<<MyRead Home    List of Guides



Ruth Crilly

Monitoring and Assessment

Four Resources Guideposts

First Steps Reading Developmental Continuum

Self and Peer Assessment

Classroom Organisation

Engagement: Empowering Teachers with Successful Strategies

The Three Stages Of Reading strategy involves teaching students to delve into text. The Before Reading stage provides a scaffold for new concepts and vocabulary, promotes engagement and provides a means for prediction. The second stage, During Reading, allows students to integrate the knowledge and information they bring to the text with ‘new’ information in the text. The last stage, After Reading, allows students to articulate and process their understanding of what they have read and to think critically about the validity of the text.

Engagement: Engaging Students in Purposeful Social Practices


Three Stages Of Reading


First Kill by Alan Marshall

  • integrates the Four Roles/Resources of the Reader
  • may be used with a variety of texts
  • scaffolds reading across curriculum areas
  • engages students with text, making connections with prior knowledge and experience with new information
  • engages students in discussion, exploring issues raised in text
  • engages students with texts which challenge rather than ‘talk down’ to them
  • is a recount with suspense, violence and action which engage students, particularly boys, in years 5-9
  • links to English through study of issues
  • connects to Science through study of a topical environmental issue
  • has a complexity of language which challenges students, promotes higher order thinking and problem solving, and extends students to develop new skills with the assistance and support of the teacher

Four Roles/Resources of the Reader

Based on the Four Roles/Resources of the Reader developed by Freebody and Luke (1990), Three Stages Of Reading involves students in the following repertoire of purposeful social practices:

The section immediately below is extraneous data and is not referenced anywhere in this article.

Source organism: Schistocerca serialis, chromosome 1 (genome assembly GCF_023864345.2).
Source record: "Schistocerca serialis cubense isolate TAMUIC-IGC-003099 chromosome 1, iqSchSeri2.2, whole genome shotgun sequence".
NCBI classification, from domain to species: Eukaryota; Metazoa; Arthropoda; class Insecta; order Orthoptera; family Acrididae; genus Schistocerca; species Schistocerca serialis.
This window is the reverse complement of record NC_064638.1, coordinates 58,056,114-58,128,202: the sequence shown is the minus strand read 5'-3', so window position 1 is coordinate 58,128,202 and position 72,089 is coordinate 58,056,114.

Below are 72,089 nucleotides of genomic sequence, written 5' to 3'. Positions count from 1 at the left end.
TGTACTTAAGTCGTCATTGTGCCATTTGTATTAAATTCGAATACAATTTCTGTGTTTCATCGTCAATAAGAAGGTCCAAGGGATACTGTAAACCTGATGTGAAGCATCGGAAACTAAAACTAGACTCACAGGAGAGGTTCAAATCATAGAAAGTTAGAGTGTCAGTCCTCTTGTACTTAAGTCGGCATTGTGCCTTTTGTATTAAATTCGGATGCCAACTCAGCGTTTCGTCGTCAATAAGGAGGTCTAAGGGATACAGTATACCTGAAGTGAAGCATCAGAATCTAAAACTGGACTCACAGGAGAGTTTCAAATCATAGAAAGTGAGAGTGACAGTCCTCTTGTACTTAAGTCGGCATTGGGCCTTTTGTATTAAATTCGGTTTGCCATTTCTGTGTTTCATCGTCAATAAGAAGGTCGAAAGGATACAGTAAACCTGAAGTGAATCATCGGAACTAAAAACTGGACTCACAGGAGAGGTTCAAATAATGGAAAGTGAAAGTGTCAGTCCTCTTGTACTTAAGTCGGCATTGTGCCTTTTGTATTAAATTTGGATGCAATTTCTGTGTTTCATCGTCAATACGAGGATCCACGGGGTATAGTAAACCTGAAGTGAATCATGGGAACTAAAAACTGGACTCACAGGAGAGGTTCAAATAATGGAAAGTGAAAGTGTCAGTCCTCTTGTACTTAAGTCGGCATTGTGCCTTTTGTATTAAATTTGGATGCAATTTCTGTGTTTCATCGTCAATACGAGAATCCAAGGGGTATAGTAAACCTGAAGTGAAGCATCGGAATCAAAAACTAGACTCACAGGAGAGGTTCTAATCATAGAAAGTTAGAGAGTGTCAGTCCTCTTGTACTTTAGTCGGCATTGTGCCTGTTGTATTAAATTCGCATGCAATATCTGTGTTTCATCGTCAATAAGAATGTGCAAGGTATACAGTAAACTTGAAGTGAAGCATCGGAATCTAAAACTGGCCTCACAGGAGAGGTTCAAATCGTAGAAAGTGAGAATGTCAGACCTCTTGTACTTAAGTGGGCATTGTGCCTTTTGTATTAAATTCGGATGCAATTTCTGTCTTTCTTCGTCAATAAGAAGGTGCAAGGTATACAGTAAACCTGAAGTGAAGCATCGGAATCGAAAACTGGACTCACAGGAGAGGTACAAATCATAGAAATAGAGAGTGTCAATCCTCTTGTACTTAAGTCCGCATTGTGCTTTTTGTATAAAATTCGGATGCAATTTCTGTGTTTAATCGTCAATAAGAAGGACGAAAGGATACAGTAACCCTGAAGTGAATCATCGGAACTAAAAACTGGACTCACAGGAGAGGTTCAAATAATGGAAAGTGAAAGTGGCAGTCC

Code breaker

Decoding the codes and conventions of written, spoken and visual texts, eg:

  • focuses on particular vocabulary and specialised terminology in texts
  • develops a range of decoding strategies (semantic/syntactic)
  • carefully reads and rereads the text focusing on specific wording
  • uses headings/pictures to predict storyline

Text user

Understanding the purposes of different written, spoken and visual texts for different cultural and social functions, eg:

  • uses an understanding of author purpose to determine the main facts and to organise information from the text
  • draws on a range of sources to synthesise information and express points of view and generate new questions about the text
  • understands how a text can be used to convey particular meanings effectively through writing a meaningful summary

Text participant

Comprehending written, spoken and visual texts, eg:

  • Constructs meaning through the Before Reading stage so that reading of the text becomes more predictable
  • monitors predictions
  • links text ideas to real life issues
  • interprets relationships of characters portrayed in the text
  • draws on background and prior knowledge to construct meaning from text
  • responds to texts on a personal level

Text analyst

Understanding how texts position readers, viewers and listeners, eg:

  • examines the writer’s point of view and develops own position on the text
  • develops a critical response to the text
  • presents an alternative position to the one taken by the text or decides to endorse the position taken by the text